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    Assessing the generalisability of a multicentre qualitative dementia research: the experience and challenges faced by the MinD project in Europe

    Lim, Jennifer NW, Niedderer, Kristina ORCID logoORCID: https://orcid.org/0000-0002-8188-6338, Tournier, Isabelle, Almeida, Rosa, Harrison, Dew, Holthoff-Detto, Vjera, Ludden, Geke, van Rompay, Thomas, van der Voort, Mascha, Galansinska, Aleksandra, Smith, Tina, Lasada, Raquel L, Bueno, Yolanda A, Druschke, Diana, Ziebuhr, Berit and Zanasi, Michele (2021) Assessing the generalisability of a multicentre qualitative dementia research: the experience and challenges faced by the MinD project in Europe. Open Research Europe, 1. p. 64.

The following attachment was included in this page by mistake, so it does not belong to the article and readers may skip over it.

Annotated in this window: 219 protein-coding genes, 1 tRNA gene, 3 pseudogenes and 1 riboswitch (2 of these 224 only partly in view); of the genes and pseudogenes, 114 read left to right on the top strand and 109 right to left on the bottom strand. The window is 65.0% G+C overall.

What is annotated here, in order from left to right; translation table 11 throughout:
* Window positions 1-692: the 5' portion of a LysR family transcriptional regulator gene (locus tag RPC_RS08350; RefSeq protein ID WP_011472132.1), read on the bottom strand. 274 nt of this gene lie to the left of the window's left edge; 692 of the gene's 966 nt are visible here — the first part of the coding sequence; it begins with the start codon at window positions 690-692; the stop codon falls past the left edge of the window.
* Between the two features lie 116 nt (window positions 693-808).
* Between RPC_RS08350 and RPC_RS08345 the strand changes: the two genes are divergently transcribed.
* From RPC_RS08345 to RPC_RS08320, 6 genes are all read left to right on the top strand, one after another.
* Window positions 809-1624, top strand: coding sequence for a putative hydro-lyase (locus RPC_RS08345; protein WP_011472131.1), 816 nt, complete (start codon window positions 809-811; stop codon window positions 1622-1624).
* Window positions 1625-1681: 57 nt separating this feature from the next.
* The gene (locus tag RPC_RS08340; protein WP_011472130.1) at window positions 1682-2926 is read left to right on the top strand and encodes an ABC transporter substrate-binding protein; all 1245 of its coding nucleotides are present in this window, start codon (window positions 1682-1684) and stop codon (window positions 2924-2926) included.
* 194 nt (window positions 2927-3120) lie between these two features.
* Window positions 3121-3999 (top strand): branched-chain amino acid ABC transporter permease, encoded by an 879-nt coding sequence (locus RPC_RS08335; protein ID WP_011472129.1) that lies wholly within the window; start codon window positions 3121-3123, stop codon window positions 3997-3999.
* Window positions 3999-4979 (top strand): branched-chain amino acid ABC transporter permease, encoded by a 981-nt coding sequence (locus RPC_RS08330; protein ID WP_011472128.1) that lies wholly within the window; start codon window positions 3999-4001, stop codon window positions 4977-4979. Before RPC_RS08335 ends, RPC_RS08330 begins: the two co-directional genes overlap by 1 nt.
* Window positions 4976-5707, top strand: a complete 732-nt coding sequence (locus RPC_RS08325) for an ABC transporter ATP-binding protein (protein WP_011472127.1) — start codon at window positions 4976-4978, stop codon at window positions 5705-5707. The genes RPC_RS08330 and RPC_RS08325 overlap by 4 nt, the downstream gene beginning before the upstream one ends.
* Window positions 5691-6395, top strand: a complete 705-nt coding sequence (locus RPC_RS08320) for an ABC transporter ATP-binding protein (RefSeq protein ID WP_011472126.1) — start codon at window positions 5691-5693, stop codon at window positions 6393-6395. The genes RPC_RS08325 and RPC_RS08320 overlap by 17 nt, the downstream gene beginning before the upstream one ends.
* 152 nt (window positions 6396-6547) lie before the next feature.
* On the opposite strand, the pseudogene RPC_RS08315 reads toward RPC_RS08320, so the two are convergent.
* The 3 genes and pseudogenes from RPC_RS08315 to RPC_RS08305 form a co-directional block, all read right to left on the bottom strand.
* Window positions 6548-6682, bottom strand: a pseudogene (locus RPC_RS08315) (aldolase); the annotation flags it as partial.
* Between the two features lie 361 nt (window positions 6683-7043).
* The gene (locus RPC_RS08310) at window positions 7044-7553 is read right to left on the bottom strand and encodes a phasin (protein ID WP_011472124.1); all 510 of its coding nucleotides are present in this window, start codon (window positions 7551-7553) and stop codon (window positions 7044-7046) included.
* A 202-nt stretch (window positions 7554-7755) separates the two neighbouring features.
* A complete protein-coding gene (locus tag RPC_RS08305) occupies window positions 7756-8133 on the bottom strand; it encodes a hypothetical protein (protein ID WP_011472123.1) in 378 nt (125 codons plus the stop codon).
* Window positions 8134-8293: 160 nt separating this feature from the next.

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    Background: Generalisation of findings is an important aspect of research and essential for evidence-based practice. While generalisation is common in quantitative research, there is a lack of generalisability in qualitative research. This paper presents the experience and challenges faced by the Designing for People with Dementia (MinD) project in meeting the requirements to strengthen the generalisation of findings on the lived experience of people living with dementia and their engagement to co-create designs to empower their everyday living. Methods: Polit and Beck (2010)’s strategies to generalise qualitative findings were applied: (1) replication in sampling; (2) replication of studies; (3) meta-synthesis of findings; (4) reflexivity and conceptualization; (5) immersion with the data; and (6) thick description. Results: While it is possible to increase the generabilisabilty of qualitative evidence through the replication of the sampling to attain a large, heterogeneous sample in different and multiple contexts and environments; implementation of sound and robust research; conducting in-depth analysis and interpretation collaboratively for emergent themes; and meeting the thick description requirement, there are challenges that the project team faced in implementing some of the Polit and Beck’s strategies because of the condition, namely dementia, that our participants are having. Other challenges faced were: the language and cultural diversity in the team; diverse work and organisational procedures; and the inter-disciplinary differences relating to the methods of enquiry, approaches and techniques to conduct research. These challenges will need to be identified and addressed at the start of the project with a strong leadership to ensure a seamless journey to complete the project successfully. Trust between the researchers and participants, and time to build this trust are critical to recruitment and participation in the study; these factors are of utmost important in research involving participants with condition such as dementia.

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